Have you ever wondered what kind of rocks form those bright, dark spots on the moon? A new official map to help us explain the history of the 4.5 billion years of existence of our closest neighbour in space: The Moon has been presented.
Based on satellite data and Apollo-era missions, scientists from the U.S. Geological Survey (USGS), NASA and the Lunar Planetary Institute have reconstructed what they say is the first complete geological map of the Moon.
The lunar map, called the 'Unified Geological Map of the Moon', will serve as a definitive model of the moon’s surface geology for future manned missions and will be invaluable to the international scientific community, educators and the general public. It shows an incredibly detailed view of our satellite, showing its geology on a scale of 1: 5,000,000.
"The Moon has always fascinated humanity and about when we might return," says current USGS director and former NASA astronaut Jim Reilly. Excitement is in the air seeing USGS create a tool that can help NASA with its planning for future missions.
Missions contributing to the project
To create the new digital map, scientists used information from six Apollo-era regional maps along with updated information from recent satellite missions to the moon. The NASA Lunar Reconnaissance Orbiter Wide Angle Camera data set and the Lunar Orbiter Laser Altimeter, detailing the nooks and crannies of the Moon and other spacecraft, such as the Selenological and Engineering Explorer (SELENE), led by JAXA, the Japan Aerospace Exploration Agency, provided topographic data for the north and south poles.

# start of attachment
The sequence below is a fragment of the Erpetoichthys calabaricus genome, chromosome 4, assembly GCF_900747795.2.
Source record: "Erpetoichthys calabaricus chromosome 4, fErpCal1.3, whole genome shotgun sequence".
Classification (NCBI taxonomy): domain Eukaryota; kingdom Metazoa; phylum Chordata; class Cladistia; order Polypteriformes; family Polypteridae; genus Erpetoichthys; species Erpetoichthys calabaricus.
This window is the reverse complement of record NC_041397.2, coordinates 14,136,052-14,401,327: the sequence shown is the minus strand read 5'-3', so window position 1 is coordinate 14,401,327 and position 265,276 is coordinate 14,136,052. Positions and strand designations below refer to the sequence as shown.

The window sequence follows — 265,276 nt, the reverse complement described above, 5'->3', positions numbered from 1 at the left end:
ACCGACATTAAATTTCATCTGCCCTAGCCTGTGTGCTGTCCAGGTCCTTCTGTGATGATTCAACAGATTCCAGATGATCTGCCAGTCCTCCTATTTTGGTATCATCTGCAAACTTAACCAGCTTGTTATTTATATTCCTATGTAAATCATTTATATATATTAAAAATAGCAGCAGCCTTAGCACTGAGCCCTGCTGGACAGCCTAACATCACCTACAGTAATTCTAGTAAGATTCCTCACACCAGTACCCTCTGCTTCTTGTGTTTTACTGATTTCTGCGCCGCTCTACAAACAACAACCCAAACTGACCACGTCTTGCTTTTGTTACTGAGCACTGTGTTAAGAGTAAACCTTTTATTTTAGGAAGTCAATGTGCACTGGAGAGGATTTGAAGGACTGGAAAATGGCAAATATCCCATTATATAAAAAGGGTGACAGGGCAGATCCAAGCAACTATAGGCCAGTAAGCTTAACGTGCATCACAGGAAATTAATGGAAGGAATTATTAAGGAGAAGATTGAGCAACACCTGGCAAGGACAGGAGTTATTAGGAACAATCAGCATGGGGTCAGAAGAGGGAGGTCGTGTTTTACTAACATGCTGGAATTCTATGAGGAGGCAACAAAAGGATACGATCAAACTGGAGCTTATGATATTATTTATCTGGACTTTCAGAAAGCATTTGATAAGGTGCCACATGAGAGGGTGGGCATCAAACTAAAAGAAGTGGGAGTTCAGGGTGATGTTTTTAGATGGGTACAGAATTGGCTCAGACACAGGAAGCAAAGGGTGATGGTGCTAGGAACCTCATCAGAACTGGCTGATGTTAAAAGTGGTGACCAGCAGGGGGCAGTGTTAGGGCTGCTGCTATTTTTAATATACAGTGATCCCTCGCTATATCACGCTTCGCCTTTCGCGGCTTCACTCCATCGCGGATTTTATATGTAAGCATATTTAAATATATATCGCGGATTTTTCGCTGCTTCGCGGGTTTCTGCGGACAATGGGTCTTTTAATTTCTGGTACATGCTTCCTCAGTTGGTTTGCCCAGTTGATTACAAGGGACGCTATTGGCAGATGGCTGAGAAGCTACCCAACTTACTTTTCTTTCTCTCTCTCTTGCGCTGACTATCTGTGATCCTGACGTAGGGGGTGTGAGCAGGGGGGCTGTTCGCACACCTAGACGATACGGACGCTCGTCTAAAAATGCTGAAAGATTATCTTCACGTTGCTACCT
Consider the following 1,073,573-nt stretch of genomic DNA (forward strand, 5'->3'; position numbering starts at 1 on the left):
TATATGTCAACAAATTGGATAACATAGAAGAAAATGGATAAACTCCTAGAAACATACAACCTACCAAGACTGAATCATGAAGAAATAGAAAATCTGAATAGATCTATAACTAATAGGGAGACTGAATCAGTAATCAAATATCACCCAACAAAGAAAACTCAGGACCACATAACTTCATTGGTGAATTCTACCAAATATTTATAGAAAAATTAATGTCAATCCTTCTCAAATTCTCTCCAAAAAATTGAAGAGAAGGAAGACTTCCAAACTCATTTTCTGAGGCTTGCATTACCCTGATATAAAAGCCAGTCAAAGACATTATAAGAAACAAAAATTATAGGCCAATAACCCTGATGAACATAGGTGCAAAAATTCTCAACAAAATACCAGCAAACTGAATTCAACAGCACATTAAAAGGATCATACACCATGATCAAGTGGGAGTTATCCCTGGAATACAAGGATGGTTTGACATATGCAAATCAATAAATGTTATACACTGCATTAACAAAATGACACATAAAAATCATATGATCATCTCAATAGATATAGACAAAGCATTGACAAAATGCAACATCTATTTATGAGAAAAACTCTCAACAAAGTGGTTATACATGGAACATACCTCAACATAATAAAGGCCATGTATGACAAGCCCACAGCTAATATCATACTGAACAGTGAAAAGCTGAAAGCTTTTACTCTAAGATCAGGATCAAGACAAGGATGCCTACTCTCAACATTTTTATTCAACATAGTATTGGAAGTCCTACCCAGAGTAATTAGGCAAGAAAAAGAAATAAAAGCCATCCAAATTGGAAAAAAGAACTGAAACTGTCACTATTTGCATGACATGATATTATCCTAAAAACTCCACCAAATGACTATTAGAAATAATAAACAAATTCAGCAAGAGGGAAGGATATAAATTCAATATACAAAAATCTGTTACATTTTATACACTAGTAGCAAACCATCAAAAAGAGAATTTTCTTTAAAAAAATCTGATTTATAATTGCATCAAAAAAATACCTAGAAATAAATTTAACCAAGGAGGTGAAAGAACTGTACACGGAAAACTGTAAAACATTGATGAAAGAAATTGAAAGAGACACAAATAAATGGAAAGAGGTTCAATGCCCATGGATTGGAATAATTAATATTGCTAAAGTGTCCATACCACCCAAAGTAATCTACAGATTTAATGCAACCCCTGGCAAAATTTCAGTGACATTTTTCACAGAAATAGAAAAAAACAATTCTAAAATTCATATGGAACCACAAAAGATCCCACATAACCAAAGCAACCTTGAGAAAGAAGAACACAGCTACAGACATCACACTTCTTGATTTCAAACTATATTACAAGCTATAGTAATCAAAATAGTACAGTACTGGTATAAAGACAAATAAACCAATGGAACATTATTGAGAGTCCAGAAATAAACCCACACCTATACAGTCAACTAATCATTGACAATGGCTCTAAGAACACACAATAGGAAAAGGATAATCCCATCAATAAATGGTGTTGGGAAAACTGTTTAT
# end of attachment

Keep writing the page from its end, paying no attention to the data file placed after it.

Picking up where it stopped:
The result is a complete map that we can download on our computer. The geological map is colour-coded according to the mosaic of rocks, materials and structures that make up the Earth’s natural satellite.
"This map is the culmination of a decades-long project," said Corey Fortezzo, a USGS geologist and lead author of the project. “It provides vital information for new scientific studies by connecting the exploration of specific sites on the Moon with the rest of the lunar surface.”
The first complete geological map of the Moon consists of 43 geological units, according to a document produced by the team for the 51st Lunar and Planetary Science Conference. "These units are divided into groups according to attributes and include materials from craters, basins, plains, eastern formation or volcanic units.”
If you’re wondering about the colours on the map, these represent the discrete geological units of the Moon that are discernible on a map scale of 1: 5,000,000, i.e., 1 millimetre on the map equals 5,000,000 millimetre on the lunar surface; or what is the same: 5 kilometres.
Scientists claim that this Unified Geological Map of the Moon can act as a blueprint for future manned missions to the Moon, as well as provide key information for scientists here on Earth.
Reference: United States Geological Survey Unified Geologic Map of the Moon website.